Quincaillerie comes from quincaille (hardware, utensils) a variant of clincaille [klɛ̃.kaj], which is related to clinquant [klɛ̃.kɑ̃] (flashy, kitsch, pretentious), from clinquer [klɛ̃.ke] (to rattle, make a metalic noise), which comes from the onomatopeic word clic (click).

Similar words exist in Spanish: quincallería (hardware store) and quincalla (low-value hardware, junk). They were borrowed from French [more details].

Incidentally, the word clinquant [ˈklɪŋkənt] also exists in English, and was borrowed from French, which was possibly borrowed from Dutch klinken (to sound, ring, clink), As an adjective it means glittery, gleaming, sparkling, dressed in, or overlaid with, tinsel finery, and as a noun it means Dutch metal, tinsel or glitter [source].

Computer / IT hardware is matérial (informatique) or hardware in French [source] and computer software is logiciel [source].

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Overflowing Vases

The French equivalent of the saying “the straw that broke the camel’s back” or “the last / final straw” is la goutte d’eau qui fait déborder le vase (the drop of water that makes the vase overflow). Which makes as much a sense, and no animals are harmed.

La goutte d'eau qui fait déborder le vase. it's the straw that breaks the camel's back

These sayings mean “The final additional small burden that makes the entirety of one’s difficulties unbearable.” The earliest known version in English appears in a debate between Thomas Hobbes and John Bramhall in 1677: ‘the last Feather may be said to break a Horses Back’.

It is thought to be based on the Arabic proverb: اَلْقَشَّة اَلَّتِي قَصَمَت ظَهْر اَلْبِعِير⁩ (al-qašša allatī qaṣamat ẓahr al-biʕīr), or “The straw that broke the camel’s back”.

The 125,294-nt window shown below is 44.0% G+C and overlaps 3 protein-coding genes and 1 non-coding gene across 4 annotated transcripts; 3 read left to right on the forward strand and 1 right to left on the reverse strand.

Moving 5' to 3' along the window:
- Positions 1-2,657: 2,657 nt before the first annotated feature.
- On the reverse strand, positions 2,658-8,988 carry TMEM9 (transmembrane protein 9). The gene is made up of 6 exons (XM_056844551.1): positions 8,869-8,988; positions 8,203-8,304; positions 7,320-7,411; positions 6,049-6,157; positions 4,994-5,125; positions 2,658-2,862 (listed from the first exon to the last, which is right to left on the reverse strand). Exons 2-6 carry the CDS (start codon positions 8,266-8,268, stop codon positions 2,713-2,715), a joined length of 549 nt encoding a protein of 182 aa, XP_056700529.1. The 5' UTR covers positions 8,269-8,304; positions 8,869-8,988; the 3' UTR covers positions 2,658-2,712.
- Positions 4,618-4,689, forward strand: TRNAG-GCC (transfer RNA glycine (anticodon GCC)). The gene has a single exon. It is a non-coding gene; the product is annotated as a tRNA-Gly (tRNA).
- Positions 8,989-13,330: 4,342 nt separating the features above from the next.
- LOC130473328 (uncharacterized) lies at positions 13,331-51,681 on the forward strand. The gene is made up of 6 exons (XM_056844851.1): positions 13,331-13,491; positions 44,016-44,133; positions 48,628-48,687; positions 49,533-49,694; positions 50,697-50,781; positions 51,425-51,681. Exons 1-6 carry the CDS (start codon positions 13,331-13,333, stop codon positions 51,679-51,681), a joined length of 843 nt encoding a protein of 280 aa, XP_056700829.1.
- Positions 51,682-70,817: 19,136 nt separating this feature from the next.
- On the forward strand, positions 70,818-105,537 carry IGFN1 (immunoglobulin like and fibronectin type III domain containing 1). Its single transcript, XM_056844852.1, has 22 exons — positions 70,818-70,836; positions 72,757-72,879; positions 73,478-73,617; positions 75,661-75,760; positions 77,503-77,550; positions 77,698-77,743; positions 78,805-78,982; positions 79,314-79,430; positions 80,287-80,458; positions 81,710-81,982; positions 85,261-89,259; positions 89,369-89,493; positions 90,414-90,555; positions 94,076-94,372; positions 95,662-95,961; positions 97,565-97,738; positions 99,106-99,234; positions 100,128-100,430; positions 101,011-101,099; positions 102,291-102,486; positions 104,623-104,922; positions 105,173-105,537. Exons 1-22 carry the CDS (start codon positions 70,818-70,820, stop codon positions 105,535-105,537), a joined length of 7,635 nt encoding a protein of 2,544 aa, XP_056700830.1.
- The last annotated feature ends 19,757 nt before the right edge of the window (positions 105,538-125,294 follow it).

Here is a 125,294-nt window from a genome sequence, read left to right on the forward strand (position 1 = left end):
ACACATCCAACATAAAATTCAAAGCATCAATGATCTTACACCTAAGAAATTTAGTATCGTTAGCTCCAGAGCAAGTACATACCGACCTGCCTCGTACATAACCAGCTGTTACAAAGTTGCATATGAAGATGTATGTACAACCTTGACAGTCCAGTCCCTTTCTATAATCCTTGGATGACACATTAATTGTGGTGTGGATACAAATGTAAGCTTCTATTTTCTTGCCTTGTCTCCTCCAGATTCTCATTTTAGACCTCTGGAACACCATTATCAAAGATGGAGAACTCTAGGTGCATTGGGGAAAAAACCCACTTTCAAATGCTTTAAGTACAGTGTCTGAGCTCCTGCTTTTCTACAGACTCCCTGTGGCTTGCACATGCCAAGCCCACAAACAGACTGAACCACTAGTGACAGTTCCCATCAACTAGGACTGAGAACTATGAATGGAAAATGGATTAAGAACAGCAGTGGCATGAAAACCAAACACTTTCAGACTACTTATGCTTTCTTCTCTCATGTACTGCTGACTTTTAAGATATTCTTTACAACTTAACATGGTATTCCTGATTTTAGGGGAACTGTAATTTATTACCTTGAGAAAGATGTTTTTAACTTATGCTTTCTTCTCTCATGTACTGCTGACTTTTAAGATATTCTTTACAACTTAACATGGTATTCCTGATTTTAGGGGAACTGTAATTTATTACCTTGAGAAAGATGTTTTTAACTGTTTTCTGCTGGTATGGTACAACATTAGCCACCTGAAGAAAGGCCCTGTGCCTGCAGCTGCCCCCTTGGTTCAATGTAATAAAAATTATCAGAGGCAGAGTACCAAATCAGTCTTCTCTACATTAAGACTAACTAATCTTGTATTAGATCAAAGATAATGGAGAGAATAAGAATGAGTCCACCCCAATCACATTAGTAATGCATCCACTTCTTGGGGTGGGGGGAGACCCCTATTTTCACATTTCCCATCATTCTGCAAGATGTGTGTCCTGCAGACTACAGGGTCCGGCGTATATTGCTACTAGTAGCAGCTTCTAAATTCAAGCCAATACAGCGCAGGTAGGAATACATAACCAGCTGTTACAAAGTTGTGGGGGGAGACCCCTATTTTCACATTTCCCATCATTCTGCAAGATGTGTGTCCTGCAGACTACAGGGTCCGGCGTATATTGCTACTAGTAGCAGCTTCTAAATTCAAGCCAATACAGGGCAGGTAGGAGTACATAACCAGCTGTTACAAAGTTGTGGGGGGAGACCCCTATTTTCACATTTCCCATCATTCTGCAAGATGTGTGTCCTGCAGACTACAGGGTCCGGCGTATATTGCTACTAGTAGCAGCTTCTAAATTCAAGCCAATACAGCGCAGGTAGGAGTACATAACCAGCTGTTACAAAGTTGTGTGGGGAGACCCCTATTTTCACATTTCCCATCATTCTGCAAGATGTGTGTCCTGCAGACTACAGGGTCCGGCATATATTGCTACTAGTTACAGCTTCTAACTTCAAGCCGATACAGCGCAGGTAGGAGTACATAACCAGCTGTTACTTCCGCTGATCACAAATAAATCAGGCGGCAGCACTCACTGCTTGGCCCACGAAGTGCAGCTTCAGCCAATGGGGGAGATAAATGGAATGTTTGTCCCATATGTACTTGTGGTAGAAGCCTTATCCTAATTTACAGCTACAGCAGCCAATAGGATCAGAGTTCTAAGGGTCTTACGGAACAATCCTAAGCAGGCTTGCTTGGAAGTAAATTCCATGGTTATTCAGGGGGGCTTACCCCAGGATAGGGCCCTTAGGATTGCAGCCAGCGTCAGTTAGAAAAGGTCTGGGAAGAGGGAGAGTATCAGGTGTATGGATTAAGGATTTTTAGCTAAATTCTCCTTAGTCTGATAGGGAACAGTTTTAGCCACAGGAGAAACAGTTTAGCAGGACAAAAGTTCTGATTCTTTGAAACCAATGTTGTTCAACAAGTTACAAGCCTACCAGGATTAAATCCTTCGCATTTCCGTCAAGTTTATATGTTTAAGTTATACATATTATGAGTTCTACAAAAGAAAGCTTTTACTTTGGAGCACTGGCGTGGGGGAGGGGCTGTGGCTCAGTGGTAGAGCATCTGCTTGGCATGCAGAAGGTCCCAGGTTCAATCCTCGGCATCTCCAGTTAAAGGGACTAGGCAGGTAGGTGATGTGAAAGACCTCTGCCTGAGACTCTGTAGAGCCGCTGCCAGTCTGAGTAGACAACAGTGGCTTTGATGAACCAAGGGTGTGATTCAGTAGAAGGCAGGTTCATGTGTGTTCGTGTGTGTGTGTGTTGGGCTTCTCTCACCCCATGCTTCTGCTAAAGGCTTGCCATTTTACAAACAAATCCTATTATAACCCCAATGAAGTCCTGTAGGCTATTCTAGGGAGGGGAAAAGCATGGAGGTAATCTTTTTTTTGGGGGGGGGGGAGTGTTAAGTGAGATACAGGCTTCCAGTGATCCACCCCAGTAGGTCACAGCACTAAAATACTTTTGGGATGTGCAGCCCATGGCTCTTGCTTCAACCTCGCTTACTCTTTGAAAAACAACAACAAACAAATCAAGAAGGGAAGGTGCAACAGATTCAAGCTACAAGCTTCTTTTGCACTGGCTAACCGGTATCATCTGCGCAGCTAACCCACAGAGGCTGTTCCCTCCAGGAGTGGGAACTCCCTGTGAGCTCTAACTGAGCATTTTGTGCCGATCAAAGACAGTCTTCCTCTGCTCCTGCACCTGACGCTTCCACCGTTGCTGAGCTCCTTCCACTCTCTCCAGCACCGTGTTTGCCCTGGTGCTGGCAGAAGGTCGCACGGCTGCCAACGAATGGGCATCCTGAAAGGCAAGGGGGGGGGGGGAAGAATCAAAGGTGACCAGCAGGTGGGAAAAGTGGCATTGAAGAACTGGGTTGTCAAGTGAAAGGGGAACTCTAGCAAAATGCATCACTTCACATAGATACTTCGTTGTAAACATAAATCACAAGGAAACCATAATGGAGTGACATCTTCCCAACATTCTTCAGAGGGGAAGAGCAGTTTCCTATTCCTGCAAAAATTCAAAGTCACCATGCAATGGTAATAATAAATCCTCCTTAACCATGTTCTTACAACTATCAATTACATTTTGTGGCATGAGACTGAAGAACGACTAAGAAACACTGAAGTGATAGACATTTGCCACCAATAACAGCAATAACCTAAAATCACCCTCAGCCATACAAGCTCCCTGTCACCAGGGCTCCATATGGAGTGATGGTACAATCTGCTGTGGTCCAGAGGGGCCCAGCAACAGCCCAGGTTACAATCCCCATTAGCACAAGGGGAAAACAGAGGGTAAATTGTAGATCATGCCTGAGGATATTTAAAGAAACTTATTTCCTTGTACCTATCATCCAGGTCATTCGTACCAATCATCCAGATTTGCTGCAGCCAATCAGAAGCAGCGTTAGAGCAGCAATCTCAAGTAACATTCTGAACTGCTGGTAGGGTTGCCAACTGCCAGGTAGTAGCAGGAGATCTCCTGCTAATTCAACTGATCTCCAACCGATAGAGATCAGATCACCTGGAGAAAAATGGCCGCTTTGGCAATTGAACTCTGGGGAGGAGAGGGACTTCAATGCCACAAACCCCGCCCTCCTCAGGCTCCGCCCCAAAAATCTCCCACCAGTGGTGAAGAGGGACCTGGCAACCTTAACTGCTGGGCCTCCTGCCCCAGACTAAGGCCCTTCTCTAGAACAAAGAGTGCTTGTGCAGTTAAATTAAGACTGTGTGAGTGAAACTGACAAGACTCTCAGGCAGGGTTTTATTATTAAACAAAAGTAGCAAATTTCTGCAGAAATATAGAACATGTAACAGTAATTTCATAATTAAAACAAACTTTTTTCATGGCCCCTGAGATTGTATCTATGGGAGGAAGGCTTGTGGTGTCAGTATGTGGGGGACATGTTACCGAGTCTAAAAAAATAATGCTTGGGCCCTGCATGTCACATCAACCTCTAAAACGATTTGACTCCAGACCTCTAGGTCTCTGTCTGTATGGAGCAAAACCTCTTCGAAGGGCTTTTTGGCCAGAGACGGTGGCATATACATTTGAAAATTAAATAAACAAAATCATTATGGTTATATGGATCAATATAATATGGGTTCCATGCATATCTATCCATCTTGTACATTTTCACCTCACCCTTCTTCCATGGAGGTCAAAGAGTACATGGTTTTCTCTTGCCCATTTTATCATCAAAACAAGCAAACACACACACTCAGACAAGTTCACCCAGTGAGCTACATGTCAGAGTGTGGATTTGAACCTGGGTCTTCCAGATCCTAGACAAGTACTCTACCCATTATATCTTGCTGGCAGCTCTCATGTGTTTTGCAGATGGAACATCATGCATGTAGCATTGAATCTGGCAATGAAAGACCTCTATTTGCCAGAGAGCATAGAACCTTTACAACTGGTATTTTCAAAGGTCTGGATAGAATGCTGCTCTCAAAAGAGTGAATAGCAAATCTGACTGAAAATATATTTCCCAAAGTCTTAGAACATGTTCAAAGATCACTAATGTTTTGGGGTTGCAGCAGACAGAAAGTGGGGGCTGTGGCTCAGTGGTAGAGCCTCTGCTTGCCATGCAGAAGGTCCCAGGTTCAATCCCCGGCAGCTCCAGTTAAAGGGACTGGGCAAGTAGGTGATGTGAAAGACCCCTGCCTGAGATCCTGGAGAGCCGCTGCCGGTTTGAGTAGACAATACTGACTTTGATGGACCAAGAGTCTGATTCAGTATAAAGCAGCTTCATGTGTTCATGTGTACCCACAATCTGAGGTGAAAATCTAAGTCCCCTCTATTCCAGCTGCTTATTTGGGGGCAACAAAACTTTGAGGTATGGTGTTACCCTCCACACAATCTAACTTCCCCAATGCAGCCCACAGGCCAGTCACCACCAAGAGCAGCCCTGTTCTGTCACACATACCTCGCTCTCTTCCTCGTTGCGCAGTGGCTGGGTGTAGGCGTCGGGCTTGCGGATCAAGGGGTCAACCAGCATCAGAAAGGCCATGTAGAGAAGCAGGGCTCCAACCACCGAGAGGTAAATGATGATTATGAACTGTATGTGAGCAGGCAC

Other versions in English include:

  • It is the last straw that overloads the camel (1799)
  • It was the last ounce that broke the back of the camel (1832)
  • The last straw will break the camel’s back (1836)
  • As the last straw breaks the laden camel’s back (1848)
  • This final feather broke the camel’s back (1876)
  • The straw that broke the donkey’s back
  • The last peppercorn breaks the camel’s back
  • The melon that broke the monkey’s back
  • The feather that broke the camel’s back
  • The straw that broke the horse’s back
  • The hair that broke the camel’s back
  • The last ounce broke the camel’s back

There is also “the last drop makes the cup run over”, and variations on that theme in English.

Versions in quite a few other languages also refer to overflowing cups or other vessels, for example:

  • German: der Tropfen, der das Fass zum Überlaufen bringt.
    the drop that makes the barrel overflow
  • Italian: la goccia che fa traboccare il vaso
    the drop of water that makes the glass overflow
  • Russian: ка́пля, перепо́лнившая ча́шу (káplja, perepólnivšaja čášu)
    the drop that made the bowl overflow
  • Turkish: bardağı taşıran son damla
    the last drop that makes the glass overflow

There are, however, quite different versions in some languages:

  • Scottish Gaelic: théid capall don choille ach brisidh aon uallach a chridhe
    the colt will go to the forest, but one burden will break his heart
  • Welsh: pennog gyda phwn dyrr asgwrn cefn ceffyl
    adding a herring to a load break’s a horse’s backbone (not sure of this translation)

Are there interesting equivalents of this saying in other languages?

Sources: https://en.wiktionary.org/wiki/the_straw_that_broke_the_camel%27s_back#English
https://en.wikipedia.org/wiki/Straw_that_broke_the_camel%27s_back
https://geiriaduracademi.org/
https://www.phrases.org.uk/meanings/the-last-straw.html